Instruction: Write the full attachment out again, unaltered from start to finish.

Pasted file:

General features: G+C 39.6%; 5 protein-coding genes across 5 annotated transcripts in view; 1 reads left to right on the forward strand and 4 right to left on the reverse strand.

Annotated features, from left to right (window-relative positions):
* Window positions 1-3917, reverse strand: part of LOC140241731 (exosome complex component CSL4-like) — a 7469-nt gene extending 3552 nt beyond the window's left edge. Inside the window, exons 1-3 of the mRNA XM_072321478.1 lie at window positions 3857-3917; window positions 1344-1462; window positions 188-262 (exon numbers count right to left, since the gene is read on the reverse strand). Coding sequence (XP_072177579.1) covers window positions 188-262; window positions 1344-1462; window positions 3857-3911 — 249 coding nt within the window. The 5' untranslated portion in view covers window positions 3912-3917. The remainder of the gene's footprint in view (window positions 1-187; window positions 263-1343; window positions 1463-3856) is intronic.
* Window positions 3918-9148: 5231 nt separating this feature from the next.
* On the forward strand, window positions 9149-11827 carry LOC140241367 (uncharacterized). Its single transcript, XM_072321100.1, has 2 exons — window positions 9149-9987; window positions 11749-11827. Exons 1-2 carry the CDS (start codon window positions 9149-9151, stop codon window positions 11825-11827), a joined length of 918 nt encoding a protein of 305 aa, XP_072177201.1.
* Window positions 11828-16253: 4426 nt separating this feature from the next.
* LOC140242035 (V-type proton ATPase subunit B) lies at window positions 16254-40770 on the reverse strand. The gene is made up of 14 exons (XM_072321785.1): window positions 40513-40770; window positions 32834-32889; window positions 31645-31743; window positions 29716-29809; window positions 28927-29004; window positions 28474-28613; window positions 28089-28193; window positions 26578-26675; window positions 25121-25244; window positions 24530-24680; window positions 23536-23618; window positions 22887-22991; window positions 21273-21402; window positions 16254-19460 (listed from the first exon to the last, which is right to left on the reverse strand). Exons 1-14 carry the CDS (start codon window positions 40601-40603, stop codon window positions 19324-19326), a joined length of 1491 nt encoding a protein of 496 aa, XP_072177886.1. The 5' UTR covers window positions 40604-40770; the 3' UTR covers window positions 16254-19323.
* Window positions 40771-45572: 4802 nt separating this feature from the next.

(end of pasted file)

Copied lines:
General features: G+C 39.6%; 5 protein-coding genes across 5 annotated transcripts in view; 1 reads left to right on the forward strand and 4 right to left on the reverse strand.

Annotated features, from left to right (window-relative positions):
* Window positions 1-3917, reverse strand: part of LOC140241731 (exosome complex component CSL4-like) — a 7469-nt gene extending 3552 nt beyond the window's left edge. Inside the window, exons 1-3 of the mRNA XM_072321478.1 lie at window positions 3857-3917; window positions 1344-1462; window positions 188-262 (exon numbers count right to left, since the gene is read on the reverse strand). Coding sequence (XP_072177579.1) covers window positions 188-262; window positions 1344-1462; window positions 3857-3911 — 249 coding nt within the window. The 5' untranslated portion in view covers window positions 3912-3917. The remainder of the gene's footprint in view (window positions 1-187; window positions 263-1343; window positions 1463-3856) is intronic.
* Window positions 3918-9148: 5231 nt separating this feature from the next.
* On the forward strand, window positions 9149-11827 carry LOC140241367 (uncharacterized). Its single transcript, XM_072321100.1, has 2 exons — window positions 9149-9987; window positions 11749-11827. Exons 1-2 carry the CDS (start codon window positions 9149-9151, stop codon window positions 11825-11827), a joined length of 918 nt encoding a protein of 305 aa, XP_072177201.1.
* Window positions 11828-16253: 4426 nt separating this feature from the next.
* LOC140242035 (V-type proton ATPase subunit B) lies at window positions 16254-40770 on the reverse strand. The gene is made up of 14 exons (XM_072321785.1): window positions 40513-40770; window positions 32834-32889; window positions 31645-31743; window positions 29716-29809; window positions 28927-29004; window positions 28474-28613; window positions 28089-28193; window positions 26578-26675; window positions 25121-25244; window positions 24530-24680; window positions 23536-23618; window positions 22887-22991; window positions 21273-21402; window positions 16254-19460 (listed from the first exon to the last, which is right to left on the reverse strand). Exons 1-14 carry the CDS (start codon window positions 40601-40603, stop codon window positions 19324-19326), a joined length of 1491 nt encoding a protein of 496 aa, XP_072177886.1. The 5' UTR covers window positions 40604-40770; the 3' UTR covers window positions 16254-19323.
* Window positions 40771-45572: 4802 nt separating this feature from the next.